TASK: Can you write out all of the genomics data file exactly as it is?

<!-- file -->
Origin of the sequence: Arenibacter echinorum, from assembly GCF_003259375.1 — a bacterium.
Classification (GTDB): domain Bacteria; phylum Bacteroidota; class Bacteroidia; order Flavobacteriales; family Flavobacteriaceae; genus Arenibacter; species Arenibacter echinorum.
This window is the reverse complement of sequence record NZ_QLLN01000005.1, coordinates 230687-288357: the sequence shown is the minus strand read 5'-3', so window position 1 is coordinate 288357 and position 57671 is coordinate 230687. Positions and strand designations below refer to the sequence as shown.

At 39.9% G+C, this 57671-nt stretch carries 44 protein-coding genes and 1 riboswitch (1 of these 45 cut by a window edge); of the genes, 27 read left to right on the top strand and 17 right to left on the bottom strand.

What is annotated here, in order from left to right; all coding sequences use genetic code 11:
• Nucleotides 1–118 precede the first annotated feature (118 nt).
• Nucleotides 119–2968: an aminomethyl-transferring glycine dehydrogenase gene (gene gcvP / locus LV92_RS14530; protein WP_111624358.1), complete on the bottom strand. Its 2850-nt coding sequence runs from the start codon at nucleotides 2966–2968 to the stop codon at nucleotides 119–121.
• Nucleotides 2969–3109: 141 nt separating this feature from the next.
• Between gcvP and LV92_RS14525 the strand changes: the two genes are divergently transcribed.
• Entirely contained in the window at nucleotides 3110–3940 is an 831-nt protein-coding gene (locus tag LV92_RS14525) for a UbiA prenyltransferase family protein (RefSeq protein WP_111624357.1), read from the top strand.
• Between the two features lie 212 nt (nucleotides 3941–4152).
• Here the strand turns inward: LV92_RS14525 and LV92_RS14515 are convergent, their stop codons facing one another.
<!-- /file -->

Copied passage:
Origin of the sequence: Arenibacter echinorum, from assembly GCF_003259375.1 — a bacterium.
Classification (GTDB): domain Bacteria; phylum Bacteroidota; class Bacteroidia; order Flavobacteriales; family Flavobacteriaceae; genus Arenibacter; species Arenibacter echinorum.
This window is the reverse complement of sequence record NZ_QLLN01000005.1, coordinates 230687-288357: the sequence shown is the minus strand read 5'-3', so window position 1 is coordinate 288357 and position 57671 is coordinate 230687. Positions and strand designations below refer to the sequence as shown.

At 39.9% G+C, this 57671-nt stretch carries 44 protein-coding genes and 1 riboswitch (1 of these 45 cut by a window edge); of the genes, 27 read left to right on the top strand and 17 right to left on the bottom strand.

What is annotated here, in order from left to right; all coding sequences use genetic code 11:
• Nucleotides 1–118 precede the first annotated feature (118 nt).
• Nucleotides 119–2968: an aminomethyl-transferring glycine dehydrogenase gene (gene gcvP / locus LV92_RS14530; protein WP_111624358.1), complete on the bottom strand. Its 2850-nt coding sequence runs from the start codon at nucleotides 2966–2968 to the stop codon at nucleotides 119–121.
• Nucleotides 2969–3109: 141 nt separating this feature from the next.
• Between gcvP and LV92_RS14525 the strand changes: the two genes are divergently transcribed.
• Entirely contained in the window at nucleotides 3110–3940 is an 831-nt protein-coding gene (locus tag LV92_RS14525) for a UbiA prenyltransferase family protein (RefSeq protein WP_111624357.1), read from the top strand.
• Between the two features lie 212 nt (nucleotides 3941–4152).
• Here the strand turns inward: LV92_RS14525 and LV92_RS14515 are convergent, their stop codons facing one another.